I ended up going to the Apple Store yesterday as I had an issue with my newer Apple Pencil. My original Apple Pencil died suddenly in September (I personally think the battery gave up after a lot of use) and I grudgingly bought a new Apple Pencil. That Pencil suddenly stopped working yesterday, so I first attempted to get support via iMessage…and was eventually told to go to an Apple Store. I was able to book an appointment (highly recommended rather than showing up and seeing if you can get help) for later in the afternoon.

While I was at the Mall of America, I heard from Shirley Lacroix, who mentioned that she had found a way to keep using her Canon P-150 scanner. When I came home (with a replacement Apple Pencil), I did a broader search and found VueScan. And later yesterday evening, Shirley e-mailed again to let me know her solution was VueScan.

VueScan has made a 64-bit application (runs on Catalina) with a bunch of reverse engineered drivers for old scanners, like the P-150. So, for $89, you can buy the program giving you access to your scanner’s feature set (e.g. duplex, sheet feeding), without having to buy a new scanner.

My little P-150 still works just fine, and it looks as if Canon isn’t going to update its software (I was able to log into their website today…it just must have been a coincidence that the USA website was down yesterday when I was looking for drivers). So if you want to use your scanner…you send $89 towards VueScan. I’ll be honest…if it was $50 I’d feel a lot better…while VueScan is offering a great service, it also feels like they are setting a pretty hefty price for you to use old hardware.

As for the program itself, it works. It isn’t as nice as Canon’s software was, but the scanner now works and I don’t need to take it to a recycling center.

So…many thanks to Shirley for the e-mail about the P-150. It was much appreciated!

Jamstik Studio MIDI Guitar

One of my favorite companies when it comes to technology and music education is Zivix. Zivix is located in the Twin Cities (not too far away from where I live) and they have released a number of products over the years, including the Jamstik (different versions), PUC (different versions), and Air Jamz. They have been industry leaders in the development of wireless MIDI and BLE (Bluetooth Low Energy) MIDI applications.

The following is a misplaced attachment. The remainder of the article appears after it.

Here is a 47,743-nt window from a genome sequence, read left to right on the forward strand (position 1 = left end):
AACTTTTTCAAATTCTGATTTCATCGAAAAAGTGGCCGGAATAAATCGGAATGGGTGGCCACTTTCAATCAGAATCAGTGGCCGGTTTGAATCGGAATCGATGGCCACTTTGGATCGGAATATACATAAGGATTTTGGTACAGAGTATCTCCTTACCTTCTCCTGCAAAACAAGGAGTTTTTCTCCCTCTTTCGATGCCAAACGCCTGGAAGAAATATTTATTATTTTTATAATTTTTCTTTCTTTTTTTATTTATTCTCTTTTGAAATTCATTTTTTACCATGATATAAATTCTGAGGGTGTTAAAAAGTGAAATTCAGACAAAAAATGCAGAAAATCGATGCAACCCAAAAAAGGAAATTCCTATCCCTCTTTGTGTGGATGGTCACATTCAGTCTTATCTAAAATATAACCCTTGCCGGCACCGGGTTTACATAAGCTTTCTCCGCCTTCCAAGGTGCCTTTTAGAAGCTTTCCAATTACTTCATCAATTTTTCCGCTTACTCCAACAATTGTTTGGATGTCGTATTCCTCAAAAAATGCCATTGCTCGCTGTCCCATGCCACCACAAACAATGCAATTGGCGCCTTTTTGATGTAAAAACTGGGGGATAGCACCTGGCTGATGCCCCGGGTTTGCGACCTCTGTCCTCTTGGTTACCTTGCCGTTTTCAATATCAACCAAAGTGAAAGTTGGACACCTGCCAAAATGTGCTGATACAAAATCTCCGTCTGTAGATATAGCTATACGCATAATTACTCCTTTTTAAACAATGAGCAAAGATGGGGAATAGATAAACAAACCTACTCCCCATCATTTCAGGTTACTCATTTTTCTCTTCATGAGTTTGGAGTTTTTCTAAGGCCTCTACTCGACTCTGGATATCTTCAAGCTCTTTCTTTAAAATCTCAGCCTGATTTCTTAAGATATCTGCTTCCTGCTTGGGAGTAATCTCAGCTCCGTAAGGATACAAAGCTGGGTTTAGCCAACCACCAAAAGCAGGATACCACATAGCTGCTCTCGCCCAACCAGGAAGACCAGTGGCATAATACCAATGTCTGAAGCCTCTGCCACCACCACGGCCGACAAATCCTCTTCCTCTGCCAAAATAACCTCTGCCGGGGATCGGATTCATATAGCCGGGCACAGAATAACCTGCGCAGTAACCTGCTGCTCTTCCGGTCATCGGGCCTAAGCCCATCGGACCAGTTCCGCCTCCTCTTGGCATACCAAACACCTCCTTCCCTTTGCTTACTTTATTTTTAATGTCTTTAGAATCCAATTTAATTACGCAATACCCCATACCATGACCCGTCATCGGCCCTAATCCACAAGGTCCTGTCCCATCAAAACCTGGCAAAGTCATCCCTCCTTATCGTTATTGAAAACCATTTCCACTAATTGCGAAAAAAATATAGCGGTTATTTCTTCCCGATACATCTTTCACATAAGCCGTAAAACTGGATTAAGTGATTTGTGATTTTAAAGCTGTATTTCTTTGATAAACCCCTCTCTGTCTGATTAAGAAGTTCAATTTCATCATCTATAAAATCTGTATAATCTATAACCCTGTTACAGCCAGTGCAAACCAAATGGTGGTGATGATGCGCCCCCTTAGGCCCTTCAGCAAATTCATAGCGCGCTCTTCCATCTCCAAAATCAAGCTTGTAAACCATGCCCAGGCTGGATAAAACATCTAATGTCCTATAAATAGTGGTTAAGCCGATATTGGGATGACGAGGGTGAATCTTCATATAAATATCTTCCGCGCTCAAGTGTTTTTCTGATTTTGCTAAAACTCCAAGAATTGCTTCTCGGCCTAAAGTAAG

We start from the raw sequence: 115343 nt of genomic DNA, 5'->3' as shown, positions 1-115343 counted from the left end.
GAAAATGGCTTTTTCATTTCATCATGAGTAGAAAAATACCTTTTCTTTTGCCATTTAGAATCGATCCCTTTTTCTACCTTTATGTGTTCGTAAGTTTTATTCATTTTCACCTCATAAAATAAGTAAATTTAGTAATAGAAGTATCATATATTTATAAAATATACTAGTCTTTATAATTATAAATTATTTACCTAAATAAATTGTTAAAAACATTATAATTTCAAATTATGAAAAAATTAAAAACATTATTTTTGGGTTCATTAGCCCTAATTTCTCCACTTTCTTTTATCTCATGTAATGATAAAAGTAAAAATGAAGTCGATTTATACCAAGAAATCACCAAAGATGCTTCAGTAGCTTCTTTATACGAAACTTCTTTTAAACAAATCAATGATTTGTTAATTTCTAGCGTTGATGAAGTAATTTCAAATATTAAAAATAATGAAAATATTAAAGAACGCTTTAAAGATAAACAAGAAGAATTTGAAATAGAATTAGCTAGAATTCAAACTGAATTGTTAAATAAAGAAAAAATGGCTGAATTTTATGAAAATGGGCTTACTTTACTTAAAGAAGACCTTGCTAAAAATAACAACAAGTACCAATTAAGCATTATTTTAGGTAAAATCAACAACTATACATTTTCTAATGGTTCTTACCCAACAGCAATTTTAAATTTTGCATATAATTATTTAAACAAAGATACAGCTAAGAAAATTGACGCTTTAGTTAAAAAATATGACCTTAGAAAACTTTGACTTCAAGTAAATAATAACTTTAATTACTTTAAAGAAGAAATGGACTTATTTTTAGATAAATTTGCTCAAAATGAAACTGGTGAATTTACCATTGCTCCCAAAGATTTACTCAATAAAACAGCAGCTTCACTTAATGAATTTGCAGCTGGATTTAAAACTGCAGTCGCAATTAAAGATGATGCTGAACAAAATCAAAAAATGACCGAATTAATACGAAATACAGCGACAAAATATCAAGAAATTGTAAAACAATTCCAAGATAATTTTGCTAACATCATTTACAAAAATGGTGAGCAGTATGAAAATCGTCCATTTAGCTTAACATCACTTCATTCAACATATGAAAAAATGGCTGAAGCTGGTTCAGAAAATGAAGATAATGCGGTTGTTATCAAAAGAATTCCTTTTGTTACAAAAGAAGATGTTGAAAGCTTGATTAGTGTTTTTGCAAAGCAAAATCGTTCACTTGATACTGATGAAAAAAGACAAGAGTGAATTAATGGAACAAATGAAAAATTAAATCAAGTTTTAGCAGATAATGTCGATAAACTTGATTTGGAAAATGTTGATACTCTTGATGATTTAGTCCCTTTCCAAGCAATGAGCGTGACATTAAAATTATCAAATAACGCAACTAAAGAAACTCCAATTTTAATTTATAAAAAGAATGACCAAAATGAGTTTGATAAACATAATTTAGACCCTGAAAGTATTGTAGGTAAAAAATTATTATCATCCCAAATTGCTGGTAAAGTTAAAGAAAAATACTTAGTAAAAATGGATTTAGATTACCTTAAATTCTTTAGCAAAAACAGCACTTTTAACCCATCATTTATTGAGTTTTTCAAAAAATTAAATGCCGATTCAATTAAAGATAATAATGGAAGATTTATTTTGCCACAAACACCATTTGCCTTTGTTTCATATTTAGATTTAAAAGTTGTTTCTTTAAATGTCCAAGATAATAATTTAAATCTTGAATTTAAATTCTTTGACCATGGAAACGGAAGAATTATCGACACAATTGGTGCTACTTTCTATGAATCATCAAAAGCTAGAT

Zivix has always had education on its mind as it creates products…with a main focus of introducing people to music through the use of technology. And over the years, they have dabbled in the area of music in the classroom in addition to their work for individuals who want to learn how to play music.

For a long time, I have said that if you teach guitar in a classroom setting, you need a Jamstik–and I think that’s still true. I don’t teach guitar any more…but if I did, I would be using my Jamstik all the time.

Professional guitarists have had a different relationship with Zivix…they have seen the technology (and how well it works), but have consistently asked for a full size guitar…not just five or seven frets.

Zivix had been working on a larger Jamstik, but decided to abandon that project (mid-stream) to make a full size studio MIDI guitar, as they decided it was the right time to do so. Well, they just introduced the studio guitar to the public at Winter NAMM (2020), and preorders are now available. $600 secures a place in the limited pre-order. The instruments start shipping in April 2020…and Zivix has had a great track record of actually releasing products (unlike some other companies).

Admittedly, I’m not their intended audience for this project…the Jamstik 7 does all I would ever need it to do, and ukulele has taken over my life…but I know that there are a LOT of guitar players who will make great use of this technology. $600 may seem like a lot (especially to a ukulele player), but it seems to me to be a great price for the technology in the world of a full-size guitar. If you are a guitar player who works with digital music…go visit their website and find out more about it. If guitar and digital music are your thing–this might very well change your life.